‘It’s the accident season,
the same time every year.
Bones break, skin tears, bruises bloom.’
The Accident Season has been hailed by many, as an incredible book, my local Waterstone’s had a particular fondness for it, so I thought I might as well pick it up. The novel focuses on the ‘Accident Season’ a time of cuts, bruises and at times even deaths. Moïra Fowley-Doyle takes suspicion and fear and sets it right in the middle of modern day Ireland. Our protagonist, 17 year old Cara, is an ok narrator, at times I got frustrated with her simplicity and would much rather have followed her older sister Alice, who seems a lot more interesting to me. Added to this is Cara’s ‘ex stepbrother’ Sam and her best friend the witchy Bea’ The Accident Season is a tale of secrets and makes you, at times, question what is real.
I think my biggest gripe with this is that for about ¾ of the novel it moves very slowly. There are twists in the book but the problem is that some of the biggest ones I managed to work out fairly early on, which was a shame. It sits in this strange thriller, horror world but at the same time tries to follow the normal lives of four teenagers. I really struggled to believe in the season itself and all the terrible things that are meant to have happened. To me it just seemed like they all had a bit of a terrified mother (which later makes much more sense than for most of the book) who wanted to wrap her kids up in cotton wool.
As well as the kids dealing with their mother’s fears, there is also a mystery to be solved, in the form of Cara’s classmate, Elsie. While looking through photos Cara soon realises that Elsie is in each and every one of her photos, even though it’s impossible. While Cara enlists the help of Bea and Sam to work out if Elsie is following her they make a starting discovery, Elsie has disappeared and no one seems to know who she is. I can say with absolute certainty that the Elsie part of the plot is definitely the most interesting and I wish there had been even more of it in the book. At times it feels a little like there are other issues that are just there to pad out the novel rather than to add to it.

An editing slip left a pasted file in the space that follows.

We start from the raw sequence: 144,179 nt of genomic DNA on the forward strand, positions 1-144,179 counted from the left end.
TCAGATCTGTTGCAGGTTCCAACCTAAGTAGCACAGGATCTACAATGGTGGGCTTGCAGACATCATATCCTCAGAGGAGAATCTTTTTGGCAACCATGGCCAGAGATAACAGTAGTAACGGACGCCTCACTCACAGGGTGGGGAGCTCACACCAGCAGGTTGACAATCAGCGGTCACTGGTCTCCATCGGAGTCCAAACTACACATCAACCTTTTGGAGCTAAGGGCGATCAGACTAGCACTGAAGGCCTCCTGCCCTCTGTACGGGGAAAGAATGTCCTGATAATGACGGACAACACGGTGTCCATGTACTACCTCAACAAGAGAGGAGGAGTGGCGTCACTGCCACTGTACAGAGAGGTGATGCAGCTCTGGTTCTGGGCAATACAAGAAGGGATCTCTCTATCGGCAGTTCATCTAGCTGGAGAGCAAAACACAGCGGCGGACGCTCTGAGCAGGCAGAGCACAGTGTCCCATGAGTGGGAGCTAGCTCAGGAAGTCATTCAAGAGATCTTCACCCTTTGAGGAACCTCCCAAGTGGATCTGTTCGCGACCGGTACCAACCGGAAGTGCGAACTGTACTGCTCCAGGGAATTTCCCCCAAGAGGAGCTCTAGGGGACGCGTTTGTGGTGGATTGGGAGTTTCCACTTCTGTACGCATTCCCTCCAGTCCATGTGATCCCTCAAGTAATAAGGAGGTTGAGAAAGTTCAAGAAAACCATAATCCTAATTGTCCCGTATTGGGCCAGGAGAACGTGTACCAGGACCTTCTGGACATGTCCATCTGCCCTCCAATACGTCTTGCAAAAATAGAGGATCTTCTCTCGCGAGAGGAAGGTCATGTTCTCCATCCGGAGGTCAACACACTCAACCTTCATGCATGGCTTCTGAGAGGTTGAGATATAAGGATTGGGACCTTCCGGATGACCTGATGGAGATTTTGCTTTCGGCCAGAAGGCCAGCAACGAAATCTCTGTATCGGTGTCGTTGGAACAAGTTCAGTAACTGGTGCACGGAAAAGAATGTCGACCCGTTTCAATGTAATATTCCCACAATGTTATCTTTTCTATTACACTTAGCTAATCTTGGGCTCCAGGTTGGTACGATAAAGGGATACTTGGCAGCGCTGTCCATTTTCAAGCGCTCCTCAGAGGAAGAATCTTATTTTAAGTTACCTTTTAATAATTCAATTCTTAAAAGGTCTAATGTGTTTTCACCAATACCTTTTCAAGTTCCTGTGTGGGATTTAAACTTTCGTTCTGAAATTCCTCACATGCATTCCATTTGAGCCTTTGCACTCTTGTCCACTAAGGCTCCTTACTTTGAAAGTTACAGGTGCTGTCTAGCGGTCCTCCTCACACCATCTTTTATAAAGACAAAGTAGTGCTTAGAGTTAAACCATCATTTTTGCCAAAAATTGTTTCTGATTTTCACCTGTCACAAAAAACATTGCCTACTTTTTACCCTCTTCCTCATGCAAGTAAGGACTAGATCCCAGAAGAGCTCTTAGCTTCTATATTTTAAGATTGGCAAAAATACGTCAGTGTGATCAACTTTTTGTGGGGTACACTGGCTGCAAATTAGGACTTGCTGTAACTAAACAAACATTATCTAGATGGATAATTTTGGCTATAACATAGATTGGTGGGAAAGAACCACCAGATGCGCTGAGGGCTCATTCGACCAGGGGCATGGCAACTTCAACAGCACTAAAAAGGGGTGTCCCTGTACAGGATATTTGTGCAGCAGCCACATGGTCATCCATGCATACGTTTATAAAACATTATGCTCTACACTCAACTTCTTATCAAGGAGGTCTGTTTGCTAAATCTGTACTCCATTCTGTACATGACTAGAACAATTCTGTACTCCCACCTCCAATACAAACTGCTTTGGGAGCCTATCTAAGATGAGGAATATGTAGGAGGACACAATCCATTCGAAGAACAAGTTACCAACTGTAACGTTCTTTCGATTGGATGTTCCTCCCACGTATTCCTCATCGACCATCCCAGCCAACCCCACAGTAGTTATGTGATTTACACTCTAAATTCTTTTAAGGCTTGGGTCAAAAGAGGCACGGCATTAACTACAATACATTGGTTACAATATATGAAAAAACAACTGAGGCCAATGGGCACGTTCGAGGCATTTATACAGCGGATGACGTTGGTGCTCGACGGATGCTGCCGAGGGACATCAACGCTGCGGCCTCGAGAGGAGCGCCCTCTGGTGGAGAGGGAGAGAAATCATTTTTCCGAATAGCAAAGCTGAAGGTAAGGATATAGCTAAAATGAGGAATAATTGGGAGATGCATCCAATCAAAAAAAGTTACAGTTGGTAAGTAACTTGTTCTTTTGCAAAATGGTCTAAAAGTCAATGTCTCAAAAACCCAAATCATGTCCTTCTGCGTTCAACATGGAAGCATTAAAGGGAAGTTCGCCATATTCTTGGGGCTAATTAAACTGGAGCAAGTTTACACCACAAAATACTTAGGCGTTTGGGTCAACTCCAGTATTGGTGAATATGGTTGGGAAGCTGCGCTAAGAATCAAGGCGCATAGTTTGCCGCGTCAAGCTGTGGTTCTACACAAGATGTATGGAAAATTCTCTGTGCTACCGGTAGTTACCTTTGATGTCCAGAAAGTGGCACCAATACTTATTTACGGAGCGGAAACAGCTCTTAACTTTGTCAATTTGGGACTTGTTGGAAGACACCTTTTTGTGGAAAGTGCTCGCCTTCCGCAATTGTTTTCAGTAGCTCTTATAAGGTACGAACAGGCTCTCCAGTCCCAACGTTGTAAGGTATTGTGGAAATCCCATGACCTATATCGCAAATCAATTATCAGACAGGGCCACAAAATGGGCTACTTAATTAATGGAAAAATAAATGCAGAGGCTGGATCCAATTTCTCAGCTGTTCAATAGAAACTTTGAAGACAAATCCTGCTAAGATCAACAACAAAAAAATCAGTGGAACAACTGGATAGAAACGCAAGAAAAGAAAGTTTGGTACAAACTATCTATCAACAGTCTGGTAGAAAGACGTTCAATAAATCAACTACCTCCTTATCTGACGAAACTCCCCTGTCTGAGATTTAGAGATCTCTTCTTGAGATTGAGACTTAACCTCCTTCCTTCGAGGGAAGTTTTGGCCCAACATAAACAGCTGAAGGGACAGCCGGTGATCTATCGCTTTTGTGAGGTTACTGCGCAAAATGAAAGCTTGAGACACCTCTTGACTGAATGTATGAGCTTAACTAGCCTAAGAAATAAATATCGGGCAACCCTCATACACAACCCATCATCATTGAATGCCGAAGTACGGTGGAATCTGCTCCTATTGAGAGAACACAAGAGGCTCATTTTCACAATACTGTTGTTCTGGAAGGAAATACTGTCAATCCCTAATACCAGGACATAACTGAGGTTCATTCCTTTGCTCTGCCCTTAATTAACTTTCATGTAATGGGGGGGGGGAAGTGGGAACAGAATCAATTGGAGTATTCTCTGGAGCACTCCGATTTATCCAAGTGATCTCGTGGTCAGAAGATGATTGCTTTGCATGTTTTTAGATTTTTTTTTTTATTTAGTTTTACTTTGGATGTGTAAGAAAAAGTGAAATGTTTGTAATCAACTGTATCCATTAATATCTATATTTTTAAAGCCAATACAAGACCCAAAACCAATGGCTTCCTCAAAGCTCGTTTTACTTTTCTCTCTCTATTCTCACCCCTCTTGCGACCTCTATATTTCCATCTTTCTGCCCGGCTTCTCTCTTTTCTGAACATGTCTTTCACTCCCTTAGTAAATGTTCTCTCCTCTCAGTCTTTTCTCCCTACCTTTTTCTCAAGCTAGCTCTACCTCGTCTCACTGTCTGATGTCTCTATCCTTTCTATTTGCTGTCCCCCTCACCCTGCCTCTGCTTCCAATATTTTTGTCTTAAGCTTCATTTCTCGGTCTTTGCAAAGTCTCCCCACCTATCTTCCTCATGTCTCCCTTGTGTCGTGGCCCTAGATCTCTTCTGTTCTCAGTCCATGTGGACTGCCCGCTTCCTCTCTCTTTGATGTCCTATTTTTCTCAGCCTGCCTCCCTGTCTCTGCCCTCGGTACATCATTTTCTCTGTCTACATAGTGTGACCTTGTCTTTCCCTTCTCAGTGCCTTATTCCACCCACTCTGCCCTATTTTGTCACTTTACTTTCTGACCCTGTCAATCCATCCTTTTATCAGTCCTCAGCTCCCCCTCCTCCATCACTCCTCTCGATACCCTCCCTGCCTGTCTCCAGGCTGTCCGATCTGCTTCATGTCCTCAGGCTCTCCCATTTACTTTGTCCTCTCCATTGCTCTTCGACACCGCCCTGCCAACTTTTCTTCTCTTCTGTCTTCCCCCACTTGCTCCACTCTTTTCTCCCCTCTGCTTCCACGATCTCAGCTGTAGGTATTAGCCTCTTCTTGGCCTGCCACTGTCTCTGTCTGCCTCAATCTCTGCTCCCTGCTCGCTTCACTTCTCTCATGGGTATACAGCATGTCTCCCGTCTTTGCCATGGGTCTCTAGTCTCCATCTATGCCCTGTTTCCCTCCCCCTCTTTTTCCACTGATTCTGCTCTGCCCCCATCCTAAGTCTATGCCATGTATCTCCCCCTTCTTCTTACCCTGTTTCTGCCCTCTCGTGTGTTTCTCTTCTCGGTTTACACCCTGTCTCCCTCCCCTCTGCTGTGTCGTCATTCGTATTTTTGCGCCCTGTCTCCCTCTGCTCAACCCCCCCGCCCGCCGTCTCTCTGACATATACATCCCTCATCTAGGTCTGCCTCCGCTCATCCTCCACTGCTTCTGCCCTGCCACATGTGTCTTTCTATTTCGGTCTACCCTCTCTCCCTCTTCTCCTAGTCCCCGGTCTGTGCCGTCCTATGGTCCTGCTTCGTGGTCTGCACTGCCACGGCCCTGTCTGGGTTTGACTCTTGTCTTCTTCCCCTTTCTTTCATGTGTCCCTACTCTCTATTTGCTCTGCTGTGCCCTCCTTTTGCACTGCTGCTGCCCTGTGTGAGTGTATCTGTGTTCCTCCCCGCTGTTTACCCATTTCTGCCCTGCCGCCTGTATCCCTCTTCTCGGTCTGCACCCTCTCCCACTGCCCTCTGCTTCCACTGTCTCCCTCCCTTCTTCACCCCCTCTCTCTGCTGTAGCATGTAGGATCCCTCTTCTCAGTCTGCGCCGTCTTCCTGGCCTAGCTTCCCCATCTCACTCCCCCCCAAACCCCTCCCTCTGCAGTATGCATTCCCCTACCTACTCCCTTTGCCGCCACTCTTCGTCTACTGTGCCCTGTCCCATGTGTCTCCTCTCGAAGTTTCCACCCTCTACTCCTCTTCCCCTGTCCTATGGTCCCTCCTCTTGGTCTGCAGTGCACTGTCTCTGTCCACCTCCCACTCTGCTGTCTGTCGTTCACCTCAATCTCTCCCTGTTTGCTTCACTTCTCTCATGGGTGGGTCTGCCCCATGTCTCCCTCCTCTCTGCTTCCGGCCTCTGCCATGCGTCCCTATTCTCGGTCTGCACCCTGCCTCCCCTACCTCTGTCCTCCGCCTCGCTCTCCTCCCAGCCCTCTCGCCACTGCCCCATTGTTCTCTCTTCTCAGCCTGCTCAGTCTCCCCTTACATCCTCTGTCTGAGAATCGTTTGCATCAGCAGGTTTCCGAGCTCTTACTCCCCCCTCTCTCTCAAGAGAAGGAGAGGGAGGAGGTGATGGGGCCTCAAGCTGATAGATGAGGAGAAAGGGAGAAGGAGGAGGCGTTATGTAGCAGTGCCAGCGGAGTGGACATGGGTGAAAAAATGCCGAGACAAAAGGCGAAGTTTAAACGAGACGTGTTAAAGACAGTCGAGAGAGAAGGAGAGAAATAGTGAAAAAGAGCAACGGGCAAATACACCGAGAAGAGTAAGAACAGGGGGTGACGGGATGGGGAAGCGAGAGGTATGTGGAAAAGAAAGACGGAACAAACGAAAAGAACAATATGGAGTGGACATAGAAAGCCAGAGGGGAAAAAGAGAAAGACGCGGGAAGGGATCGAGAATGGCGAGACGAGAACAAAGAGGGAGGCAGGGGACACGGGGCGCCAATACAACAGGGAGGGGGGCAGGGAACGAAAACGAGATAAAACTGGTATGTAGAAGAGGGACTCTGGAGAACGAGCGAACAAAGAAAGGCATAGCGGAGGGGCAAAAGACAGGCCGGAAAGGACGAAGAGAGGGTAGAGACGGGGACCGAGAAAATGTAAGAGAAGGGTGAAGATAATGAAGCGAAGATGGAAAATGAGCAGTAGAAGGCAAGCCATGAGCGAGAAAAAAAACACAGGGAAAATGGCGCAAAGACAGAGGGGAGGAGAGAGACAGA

There is a big element of fantasy and folk tales throughout, which is something I really liked. I wish it had been bought into the plot earlier as the first few chapters just seem a bit strange without it, you don’t really understand why a sane person could come up with the idea of an ‘accident season’. There are a lot of accidents, but I think I sided more with Alice’s rational thinking too much to really enjoy the novel. It is not in any way that this novel is badly written, Fowley-Doyle does have a knack for story telling, but I couldn’t help but feel throughout that this would be better suited to a film script. I’m saying it now before it happens, this would make a kick ass film and I expect it to be picked up sooner rather than later.
I’m giving The Accident Season three stars ***, like I said before it wasn’t badly written, I just lost the excitement at quite a few points throughout. I need a book that is impossible to put down and for most of The Accident Season, it was easy to walk away from. That said I think if you are into a bit of mystery and horror this is worth a read.
Review by Chloe Metzger